There are certain medical issues which contribute to behavior problems as well as others that are actually instrumental in causing them in dogs. Medical issues should be ruled out when certain factors are involved. These include obvious problems with a dog’s physical condition (overweight, underweight, excessive shedding, alterations in thirst or appetite, etc.). Behavior problems that occur unusually early in life, especially if the dog is the runt of the litter or problems occurring seemingly out of the blue with no obvious environmental causes could point to a medical problem as well.
Somewhere between normal (euthyroid) and hypothyroid, are dogs whose thyroid levels are lower than necessary for optimal function but whose levels are still technically within normal range. In this situation, only one or two obvious signs of hypothyroidism may be present and only subtlety. This can contribute to anxiety and aggression.
Congenital or Acquired Neurological Problems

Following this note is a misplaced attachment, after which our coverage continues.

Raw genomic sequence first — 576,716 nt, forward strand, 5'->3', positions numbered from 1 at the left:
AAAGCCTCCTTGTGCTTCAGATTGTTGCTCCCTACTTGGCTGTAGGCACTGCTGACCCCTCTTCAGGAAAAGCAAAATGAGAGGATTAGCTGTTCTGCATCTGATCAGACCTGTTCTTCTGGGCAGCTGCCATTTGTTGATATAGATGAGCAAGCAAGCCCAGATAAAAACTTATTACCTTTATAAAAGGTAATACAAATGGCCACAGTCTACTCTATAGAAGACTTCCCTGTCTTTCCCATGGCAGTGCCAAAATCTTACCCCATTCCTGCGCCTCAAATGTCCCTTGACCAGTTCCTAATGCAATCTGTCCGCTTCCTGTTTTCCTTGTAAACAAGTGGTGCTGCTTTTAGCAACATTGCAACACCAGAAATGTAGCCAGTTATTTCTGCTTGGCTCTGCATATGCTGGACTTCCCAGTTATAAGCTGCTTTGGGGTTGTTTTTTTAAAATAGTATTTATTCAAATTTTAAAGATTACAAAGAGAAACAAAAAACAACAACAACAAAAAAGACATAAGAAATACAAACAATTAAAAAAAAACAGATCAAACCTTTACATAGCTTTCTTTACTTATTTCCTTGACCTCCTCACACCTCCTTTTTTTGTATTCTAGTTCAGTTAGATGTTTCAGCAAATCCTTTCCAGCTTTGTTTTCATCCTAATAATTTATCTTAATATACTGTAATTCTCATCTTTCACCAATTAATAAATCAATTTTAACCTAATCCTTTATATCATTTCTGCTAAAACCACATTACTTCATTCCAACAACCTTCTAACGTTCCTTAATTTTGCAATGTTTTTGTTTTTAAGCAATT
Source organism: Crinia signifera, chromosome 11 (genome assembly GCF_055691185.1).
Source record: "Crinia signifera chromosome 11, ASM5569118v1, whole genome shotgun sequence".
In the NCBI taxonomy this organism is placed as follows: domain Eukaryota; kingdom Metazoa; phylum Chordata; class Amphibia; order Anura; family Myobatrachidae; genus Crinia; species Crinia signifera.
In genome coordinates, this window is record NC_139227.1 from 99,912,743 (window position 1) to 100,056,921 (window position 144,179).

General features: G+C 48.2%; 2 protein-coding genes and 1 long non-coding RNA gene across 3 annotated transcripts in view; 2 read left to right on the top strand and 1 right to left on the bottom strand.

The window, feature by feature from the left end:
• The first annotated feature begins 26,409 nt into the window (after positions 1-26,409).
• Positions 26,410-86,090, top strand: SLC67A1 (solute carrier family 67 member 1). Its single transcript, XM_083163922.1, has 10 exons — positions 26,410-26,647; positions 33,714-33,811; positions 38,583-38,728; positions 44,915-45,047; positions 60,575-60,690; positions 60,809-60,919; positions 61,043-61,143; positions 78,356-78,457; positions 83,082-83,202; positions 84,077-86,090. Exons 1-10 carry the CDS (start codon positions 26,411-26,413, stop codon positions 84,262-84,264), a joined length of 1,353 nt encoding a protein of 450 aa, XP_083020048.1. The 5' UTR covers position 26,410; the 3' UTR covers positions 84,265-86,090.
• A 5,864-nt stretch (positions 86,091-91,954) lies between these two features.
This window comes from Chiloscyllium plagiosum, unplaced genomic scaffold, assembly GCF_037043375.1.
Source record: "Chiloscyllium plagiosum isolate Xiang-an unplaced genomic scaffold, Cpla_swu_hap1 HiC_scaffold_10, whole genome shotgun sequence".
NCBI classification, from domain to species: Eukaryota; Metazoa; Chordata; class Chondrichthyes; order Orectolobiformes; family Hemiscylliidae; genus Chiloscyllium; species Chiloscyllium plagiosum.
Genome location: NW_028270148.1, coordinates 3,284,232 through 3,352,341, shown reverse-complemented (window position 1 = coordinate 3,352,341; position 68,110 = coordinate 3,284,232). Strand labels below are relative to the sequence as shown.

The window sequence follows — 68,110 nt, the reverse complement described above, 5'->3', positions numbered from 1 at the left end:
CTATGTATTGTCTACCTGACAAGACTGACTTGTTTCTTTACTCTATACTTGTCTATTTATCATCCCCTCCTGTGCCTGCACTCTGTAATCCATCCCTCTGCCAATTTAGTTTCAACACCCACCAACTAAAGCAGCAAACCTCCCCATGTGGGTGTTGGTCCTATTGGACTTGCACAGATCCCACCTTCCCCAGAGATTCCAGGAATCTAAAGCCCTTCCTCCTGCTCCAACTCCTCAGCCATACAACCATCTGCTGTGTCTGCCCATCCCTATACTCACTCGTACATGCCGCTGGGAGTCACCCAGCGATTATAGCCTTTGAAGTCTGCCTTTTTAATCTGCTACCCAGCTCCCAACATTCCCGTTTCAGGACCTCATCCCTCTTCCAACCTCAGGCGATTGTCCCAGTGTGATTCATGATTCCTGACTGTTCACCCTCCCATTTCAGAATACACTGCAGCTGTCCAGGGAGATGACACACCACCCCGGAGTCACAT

There are few is any signs in mild cases. However, more severe cases of Hydrocephalus are associated with a variety of neurological signs, sometimes including aggression. The definite test for Hydrocephalus is a Computed Tomography (CT) scan or a Magnetic Resonance Imaging (MRI).
Bacterial or Viral Encephalitis
- Idiopathic (unknown)
- Immune-medicated disorders
- Postvaccinal complications
- Viral Infections (canine distemper, rabies, parvovirus)
- Bacterial Infections (anaerobic and aerobic)
- Fungal Infections (aspergillosis, histoplasmosis, blastomycosis)
- Parasitic Infections (Rocky Mountain Spotted Fever, Ehrilchisis)
- Foreign Bodies
Diagnosis is made by observation of clinical signs and through evaluation of the Cerebrospinal fluid (CSF) within the brain and spinal cord.
Brain tumors are diagnosed from clinical signs and by specific neurological testing, with or without ancillary diagnostic aids such as CT scans or MRIs.
- A mood change just before the seizure
- Sudden violent aggression for trivial or no reason
- Signs of autonomic discharge (salivation, dilated pupils, and evacuation of anal sacs)
- Aggressive posturing, more or less continuous during an attach lasting several minutes, hours or even days
Following an attack, affected dogs often appear depressed and lethargic, unresponsive to commands and may stare at a wall or simply sleep. Diagnosis is made by observation of clinical signs, Electroencephalogram (EEG) or MRI.